Author ORCID Identifier

Defense Date


Document Type


Degree Name

Doctor of Philosophy


Pharmaceutical Sciences

First Advisor

Umesh Desai


Glycosaminoglycans (GAGs) are linear, carbohydrate polymers comprising significant structural diversity in chain length and pattern of sulfation. GAGs are able to interact with hundreds of currently known proteins and modulate the activity of many. In some cases, GAGs are able to bind proteins with high affinity and selectivity primarily due to specific patterns of sulfation that are recognized by the proteins. Microarray-based technology has proven to be an effective tool for studying GAGs and their interactions with various biomolecular entities. Here, we utilize a heparan sulfate (HS) microarray to screen for relevant structure–function relationships in the binding of HS to SARS-CoV-2 spike glycoprotein (SgP). From this, sulfation patterns including sulfation at the 3-O-position on glucosamine residues was determined to be significant. The HS microarray was also screened against the receptor tyrosine kinase (RTK) IGF-1R and its cognate ligand IGF-1 to elucidate the system’s dependencies on chain length and sulfation pattern for HS molecules. Finally, we constructed two structurally distinct GAG-based microarrays using separate in-house developed methodologies. These microarrays were screened against a number of proteins including SARS-CoV-2 SgP and its variant forms as well as RTKs including IGF-1R, and relevant structure–function relationships were posited for these systems. This work includes extensive application of GAG microarray technology as a vehicle to better understanding relevant GAG–protein interactions in biology by way of identifying the structure-function relationships that allow for said molecular events.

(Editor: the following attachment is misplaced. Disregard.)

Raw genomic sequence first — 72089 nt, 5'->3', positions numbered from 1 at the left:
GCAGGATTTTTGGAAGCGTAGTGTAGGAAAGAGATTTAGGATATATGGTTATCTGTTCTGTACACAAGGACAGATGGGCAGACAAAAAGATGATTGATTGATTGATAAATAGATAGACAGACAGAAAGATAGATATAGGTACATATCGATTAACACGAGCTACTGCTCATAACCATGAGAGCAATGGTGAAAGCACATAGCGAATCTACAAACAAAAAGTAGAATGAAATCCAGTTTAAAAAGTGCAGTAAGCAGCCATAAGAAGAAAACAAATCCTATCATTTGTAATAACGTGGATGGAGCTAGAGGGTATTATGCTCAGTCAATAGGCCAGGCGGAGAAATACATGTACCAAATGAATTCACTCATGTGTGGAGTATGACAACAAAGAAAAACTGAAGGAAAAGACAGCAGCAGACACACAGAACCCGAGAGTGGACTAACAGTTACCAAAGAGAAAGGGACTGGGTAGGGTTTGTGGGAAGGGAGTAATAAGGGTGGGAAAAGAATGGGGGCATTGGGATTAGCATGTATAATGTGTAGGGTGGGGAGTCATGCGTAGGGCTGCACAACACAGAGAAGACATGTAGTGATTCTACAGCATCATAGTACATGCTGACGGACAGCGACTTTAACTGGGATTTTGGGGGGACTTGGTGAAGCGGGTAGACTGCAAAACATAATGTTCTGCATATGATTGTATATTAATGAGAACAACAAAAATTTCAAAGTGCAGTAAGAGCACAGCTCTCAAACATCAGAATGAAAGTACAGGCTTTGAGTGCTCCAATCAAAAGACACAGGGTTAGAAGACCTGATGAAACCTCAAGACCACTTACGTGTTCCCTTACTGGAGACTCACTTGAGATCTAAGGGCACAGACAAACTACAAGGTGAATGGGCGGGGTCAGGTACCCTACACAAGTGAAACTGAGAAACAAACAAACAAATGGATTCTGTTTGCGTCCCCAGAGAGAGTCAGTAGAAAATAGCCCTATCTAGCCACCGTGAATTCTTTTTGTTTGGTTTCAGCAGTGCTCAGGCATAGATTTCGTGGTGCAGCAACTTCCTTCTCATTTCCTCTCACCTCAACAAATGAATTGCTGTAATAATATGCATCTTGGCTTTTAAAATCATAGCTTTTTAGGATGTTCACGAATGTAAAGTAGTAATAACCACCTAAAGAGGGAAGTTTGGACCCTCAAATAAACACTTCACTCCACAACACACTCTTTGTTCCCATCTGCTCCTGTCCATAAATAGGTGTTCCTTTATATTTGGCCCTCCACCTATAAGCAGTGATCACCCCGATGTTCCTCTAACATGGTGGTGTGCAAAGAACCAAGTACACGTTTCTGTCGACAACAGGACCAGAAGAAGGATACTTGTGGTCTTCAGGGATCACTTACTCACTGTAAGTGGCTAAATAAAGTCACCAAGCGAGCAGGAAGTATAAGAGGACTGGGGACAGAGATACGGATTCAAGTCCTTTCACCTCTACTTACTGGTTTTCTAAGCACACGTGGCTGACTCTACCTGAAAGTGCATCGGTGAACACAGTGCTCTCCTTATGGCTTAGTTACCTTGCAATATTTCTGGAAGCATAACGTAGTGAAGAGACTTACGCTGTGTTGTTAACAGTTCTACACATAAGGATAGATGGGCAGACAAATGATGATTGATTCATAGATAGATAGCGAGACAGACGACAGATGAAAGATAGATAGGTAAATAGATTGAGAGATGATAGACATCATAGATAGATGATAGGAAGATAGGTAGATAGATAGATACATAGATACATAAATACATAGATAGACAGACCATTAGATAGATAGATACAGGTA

© John E. Chittum

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